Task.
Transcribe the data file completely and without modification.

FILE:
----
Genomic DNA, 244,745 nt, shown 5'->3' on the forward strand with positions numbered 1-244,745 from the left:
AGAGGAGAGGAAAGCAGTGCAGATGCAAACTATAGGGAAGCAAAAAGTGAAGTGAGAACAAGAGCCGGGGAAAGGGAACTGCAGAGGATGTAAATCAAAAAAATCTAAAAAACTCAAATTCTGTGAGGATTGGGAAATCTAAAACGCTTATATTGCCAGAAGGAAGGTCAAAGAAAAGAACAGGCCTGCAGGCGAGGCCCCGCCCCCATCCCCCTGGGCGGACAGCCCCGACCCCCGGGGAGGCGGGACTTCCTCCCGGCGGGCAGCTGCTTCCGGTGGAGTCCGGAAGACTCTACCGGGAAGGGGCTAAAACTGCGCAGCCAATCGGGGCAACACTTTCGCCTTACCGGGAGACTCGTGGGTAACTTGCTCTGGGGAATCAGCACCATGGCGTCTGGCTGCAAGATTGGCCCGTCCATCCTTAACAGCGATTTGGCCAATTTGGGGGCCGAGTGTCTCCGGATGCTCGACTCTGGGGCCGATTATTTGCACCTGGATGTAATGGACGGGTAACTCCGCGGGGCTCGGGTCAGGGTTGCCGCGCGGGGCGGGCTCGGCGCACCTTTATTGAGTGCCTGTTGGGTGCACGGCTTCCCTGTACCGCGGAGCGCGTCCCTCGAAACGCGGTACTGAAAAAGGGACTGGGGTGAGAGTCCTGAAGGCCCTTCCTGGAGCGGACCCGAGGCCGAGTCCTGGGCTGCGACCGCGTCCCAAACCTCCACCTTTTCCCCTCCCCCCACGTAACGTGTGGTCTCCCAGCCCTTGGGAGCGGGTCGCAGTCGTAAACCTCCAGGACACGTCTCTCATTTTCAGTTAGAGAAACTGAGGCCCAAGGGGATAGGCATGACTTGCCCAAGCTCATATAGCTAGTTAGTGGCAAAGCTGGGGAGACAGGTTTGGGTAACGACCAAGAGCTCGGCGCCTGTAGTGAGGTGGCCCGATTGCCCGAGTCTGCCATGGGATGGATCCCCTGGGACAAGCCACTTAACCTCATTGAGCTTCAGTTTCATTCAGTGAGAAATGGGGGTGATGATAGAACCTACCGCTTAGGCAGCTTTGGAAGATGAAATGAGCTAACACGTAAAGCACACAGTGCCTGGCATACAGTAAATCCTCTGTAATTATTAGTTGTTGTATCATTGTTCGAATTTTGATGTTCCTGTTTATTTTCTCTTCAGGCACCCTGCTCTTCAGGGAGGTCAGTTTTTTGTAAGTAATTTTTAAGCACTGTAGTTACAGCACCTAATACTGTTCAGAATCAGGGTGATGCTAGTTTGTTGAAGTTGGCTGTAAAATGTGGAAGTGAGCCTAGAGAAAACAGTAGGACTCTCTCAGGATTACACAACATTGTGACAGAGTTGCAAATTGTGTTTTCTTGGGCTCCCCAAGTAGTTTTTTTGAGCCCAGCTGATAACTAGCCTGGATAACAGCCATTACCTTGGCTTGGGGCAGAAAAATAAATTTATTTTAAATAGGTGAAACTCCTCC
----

Genomic DNA, 244,745 nt, shown 5'->3' on the forward strand with positions numbered 1-244,745 from the left:
AGAGGAGAGGAAAGCAGTGCAGATGCAAACTATAGGGAAGCAAAAAGTGAAGTGAGAACAAGAGCCGGGGAAAGGGAACTGCAGAGGATGTAAATCAAAAAAATCTAAAAAACTCAAATTCTGTGAGGATTGGGAAATCTAAAACGCTTATATTGCCAGAAGGAAGGTCAAAGAAAAGAACAGGCCTGCAGGCGAGGCCCCGCCCCCATCCCCCTGGGCGGACAGCCCCGACCCCCGGGGAGGCGGGACTTCCTCCCGGCGGGCAGCTGCTTCCGGTGGAGTCCGGAAGACTCTACCGGGAAGGGGCTAAAACTGCGCAGCCAATCGGGGCAACACTTTCGCCTTACCGGGAGACTCGTGGGTAACTTGCTCTGGGGAATCAGCACCATGGCGTCTGGCTGCAAGATTGGCCCGTCCATCCTTAACAGCGATTTGGCCAATTTGGGGGCCGAGTGTCTCCGGATGCTCGACTCTGGGGCCGATTATTTGCACCTGGATGTAATGGACGGGTAACTCCGCGGGGCTCGGGTCAGGGTTGCCGCGCGGGGCGGGCTCGGCGCACCTTTATTGAGTGCCTGTTGGGTGCACGGCTTCCCTGTACCGCGGAGCGCGTCCCTCGAAACGCGGTACTGAAAAAGGGACTGGGGTGAGAGTCCTGAAGGCCCTTCCTGGAGCGGACCCGAGGCCGAGTCCTGGGCTGCGACCGCGTCCCAAACCTCCACCTTTTCCCCTCCCCCCACGTAACGTGTGGTCTCCCAGCCCTTGGGAGCGGGTCGCAGTCGTAAACCTCCAGGACACGTCTCTCATTTTCAGTTAGAGAAACTGAGGCCCAAGGGGATAGGCATGACTTGCCCAAGCTCATATAGCTAGTTAGTGGCAAAGCTGGGGAGACAGGTTTGGGTAACGACCAAGAGCTCGGCGCCTGTAGTGAGGTGGCCCGATTGCCCGAGTCTGCCATGGGATGGATCCCCTGGGACAAGCCACTTAACCTCATTGAGCTTCAGTTTCATTCAGTGAGAAATGGGGGTGATGATAGAACCTACCGCTTAGGCAGCTTTGGAAGATGAAATGAGCTAACACGTAAAGCACACAGTGCCTGGCATACAGTAAATCCTCTGTAATTATTAGTTGTTGTATCATTGTTCGAATTTTGATGTTCCTGTTTATTTTCTCTTCAGGCACCCTGCTCTTCAGGGAGGTCAGTTTTTTGTAAGTAATTTTTAAGCACTGTAGTTACAGCACCTAATACTGTTCAGAATCAGGGTGATGCTAGTTTGTTGAAGTTGGCTGTAAAATGTGGAAGTGAGCCTAGAGAAAACAGTAGGACTCTCTCAGGATTACACAACATTGTGACAGAGTTGCAAATTGTGTTTTCTTGGGCTCCCCAAGTAGTTTTTTTGAGCCCAGCTGATAACTAGCCTGGATAACAGCCATTACCTTGGCTTGGGGCAGAAAAATAAATTTATTTTAAATAGGTGAAACTCCTCC